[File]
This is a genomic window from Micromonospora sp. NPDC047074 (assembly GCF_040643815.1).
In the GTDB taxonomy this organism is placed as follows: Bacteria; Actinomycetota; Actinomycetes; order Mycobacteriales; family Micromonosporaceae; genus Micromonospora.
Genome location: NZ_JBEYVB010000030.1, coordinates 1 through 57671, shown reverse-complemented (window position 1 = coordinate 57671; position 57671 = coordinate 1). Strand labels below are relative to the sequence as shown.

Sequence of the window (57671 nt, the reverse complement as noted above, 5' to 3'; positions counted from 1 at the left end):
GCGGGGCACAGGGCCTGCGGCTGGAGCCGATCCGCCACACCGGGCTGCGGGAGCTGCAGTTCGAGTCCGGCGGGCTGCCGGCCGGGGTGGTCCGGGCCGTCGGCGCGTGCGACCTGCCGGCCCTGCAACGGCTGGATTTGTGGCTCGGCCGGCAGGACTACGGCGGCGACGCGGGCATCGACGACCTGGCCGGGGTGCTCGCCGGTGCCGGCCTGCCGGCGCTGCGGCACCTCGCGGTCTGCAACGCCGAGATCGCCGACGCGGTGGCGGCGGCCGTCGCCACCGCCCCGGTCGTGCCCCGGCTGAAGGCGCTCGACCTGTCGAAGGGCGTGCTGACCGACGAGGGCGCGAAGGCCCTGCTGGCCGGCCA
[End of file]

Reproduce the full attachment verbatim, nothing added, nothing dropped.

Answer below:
This is a genomic window from Micromonospora sp. NPDC047074 (assembly GCF_040643815.1).
In the GTDB taxonomy this organism is placed as follows: Bacteria; Actinomycetota; Actinomycetes; order Mycobacteriales; family Micromonosporaceae; genus Micromonospora.
Genome location: NZ_JBEYVB010000030.1, coordinates 1 through 57671, shown reverse-complemented (window position 1 = coordinate 57671; position 57671 = coordinate 1). Strand labels below are relative to the sequence as shown.

Sequence of the window (57671 nt, the reverse complement as noted above, 5' to 3'; positions counted from 1 at the left end):
GCGGGGCACAGGGCCTGCGGCTGGAGCCGATCCGCCACACCGGGCTGCGGGAGCTGCAGTTCGAGTCCGGCGGGCTGCCGGCCGGGGTGGTCCGGGCCGTCGGCGCGTGCGACCTGCCGGCCCTGCAACGGCTGGATTTGTGGCTCGGCCGGCAGGACTACGGCGGCGACGCGGGCATCGACGACCTGGCCGGGGTGCTCGCCGGTGCCGGCCTGCCGGCGCTGCGGCACCTCGCGGTCTGCAACGCCGAGATCGCCGACGCGGTGGCGGCGGCCGTCGCCACCGCCCCGGTCGTGCCCCGGCTGAAGGCGCTCGACCTGTCGAAGGGCGTGCTGACCGACGAGGGCGCGAAGGCCCTGCTGGCCGGCCA